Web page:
Posted on: October 17, 2022 Posted by: Petsynse Comments: 0

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Xray of dog's bones showing points of cancer

As many dog owners know, dogs can sadly develop cancer, just like people. This means they can get bone cancer as well. Bone cancer is usually serious but only represents around 6% of all cancers in dogs. Find out more about the symptoms of bone cancer in dogs, as well as treatment and life expectancy. 

Table Of Contents

Types Of Bone Cancer In Dogs


Bone cancer in dogs can either be:

  • Primary – arising from the skeletal tissues themselves (
  • Secondary – stemming from cancer in another part of the body, seeded through the bloodstream (metastasis)

The treatment and life expectancy relating to metastatic bone cancer are very different depending on the original tumor. Going forward, we will focus here on primary bone cancer alone, specifically osteosarcoma, as it is by far the most common. 

Osteosarcoma accounts for 85% of all bone cancers in dogs. It arises from the inside of the bone matrix itself and is quite aggressive and malignant. It most commonly affects the long bones of large breed dogs, such as the femur or the humerus, but can also emerge from any other bone, such as the skull, ribs, and digits.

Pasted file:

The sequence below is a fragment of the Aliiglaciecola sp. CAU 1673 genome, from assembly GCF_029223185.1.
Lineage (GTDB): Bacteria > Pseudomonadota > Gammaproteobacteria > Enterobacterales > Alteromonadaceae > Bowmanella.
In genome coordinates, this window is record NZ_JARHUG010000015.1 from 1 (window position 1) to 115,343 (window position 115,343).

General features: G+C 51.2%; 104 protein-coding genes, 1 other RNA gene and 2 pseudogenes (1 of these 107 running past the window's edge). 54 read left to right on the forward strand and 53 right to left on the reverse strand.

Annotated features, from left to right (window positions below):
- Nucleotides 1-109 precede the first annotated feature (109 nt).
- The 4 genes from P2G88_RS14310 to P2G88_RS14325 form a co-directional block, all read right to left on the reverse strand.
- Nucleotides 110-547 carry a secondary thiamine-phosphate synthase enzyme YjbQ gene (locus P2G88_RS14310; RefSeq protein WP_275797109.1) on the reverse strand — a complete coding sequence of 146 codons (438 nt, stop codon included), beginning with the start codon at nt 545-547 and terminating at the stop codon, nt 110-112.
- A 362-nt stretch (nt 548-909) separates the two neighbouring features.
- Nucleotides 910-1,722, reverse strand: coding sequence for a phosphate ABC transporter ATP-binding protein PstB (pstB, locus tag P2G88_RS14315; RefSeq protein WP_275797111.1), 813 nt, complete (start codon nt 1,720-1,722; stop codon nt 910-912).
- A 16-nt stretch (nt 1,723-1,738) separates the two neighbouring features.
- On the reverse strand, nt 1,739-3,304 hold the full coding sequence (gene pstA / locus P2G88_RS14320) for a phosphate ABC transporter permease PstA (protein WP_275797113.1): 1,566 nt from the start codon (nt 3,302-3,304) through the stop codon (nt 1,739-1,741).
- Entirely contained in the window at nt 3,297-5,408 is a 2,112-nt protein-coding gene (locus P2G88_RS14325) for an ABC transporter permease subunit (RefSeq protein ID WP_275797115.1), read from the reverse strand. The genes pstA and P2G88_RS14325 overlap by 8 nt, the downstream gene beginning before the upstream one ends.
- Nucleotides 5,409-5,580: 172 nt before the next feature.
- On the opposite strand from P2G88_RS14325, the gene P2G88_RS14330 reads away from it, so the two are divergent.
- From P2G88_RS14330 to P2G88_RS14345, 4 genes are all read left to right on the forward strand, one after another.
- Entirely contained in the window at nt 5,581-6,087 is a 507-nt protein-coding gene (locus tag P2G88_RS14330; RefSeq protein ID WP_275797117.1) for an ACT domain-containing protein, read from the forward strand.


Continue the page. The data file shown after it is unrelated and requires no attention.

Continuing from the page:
It usually starts deep within the bone and grows from the inside out, slowly destroying the solid bone and replacing it with painful tumor tissue. This tissue is a lot more fragile than bone, leading to fractures with even very minor trauma. These are called “pathological fractures” and are sometimes how a bone tumor is first diagnosed. 

There are other types of primary bone cancers in dogs, arising from different parts of the skeleton tissue, but they are a lot less common and are often managed quite differently than osteosarcoma.

Risk Factors

When it comes to osteosarcoma in dogs, certain factors such as breed, age, and previous medical history appear to play a predisposing role.

We know, for instance, that large and giant breeds are significantly more prone to developing osteosarcoma than dogs under 35lb (15kg). A genetic component is likely in the highest-risk breeds. These include the Rottweiler, Great Dane, St. Bernard, Irish Setter, Irish Wolfhound, Doberman pinscher, German Shepherd, Rhodesian Ridgeback, and Golden Retriever. 

The average age of onset of these tumors is around seven years, but some dogs sadly experience a more aggressive form of this cancer a lot younger, approximately 18-24 months. 

Osteosarcoma can also develop over time at the site of a previous fracture or chronic bone infection or as a late side effect of radiation therapy. 


The most common signs of bone cancer in dogs are pain, lameness, and, eventually firm swelling. Signs are usually similar regardless of the kind of tumor and whether it is primary or secondary. Other symptoms will depend on the location, such as swelling of an affected limb or an eye, for example, if the tumor is rising from the skull.

There can also be signs relating to the nerves of the limb being affected, such as weakness, stiffness, and dragging. A sudden and inexplicable fracture of the limb (pathological fracture) will also strongly suggest underlying bone cancer.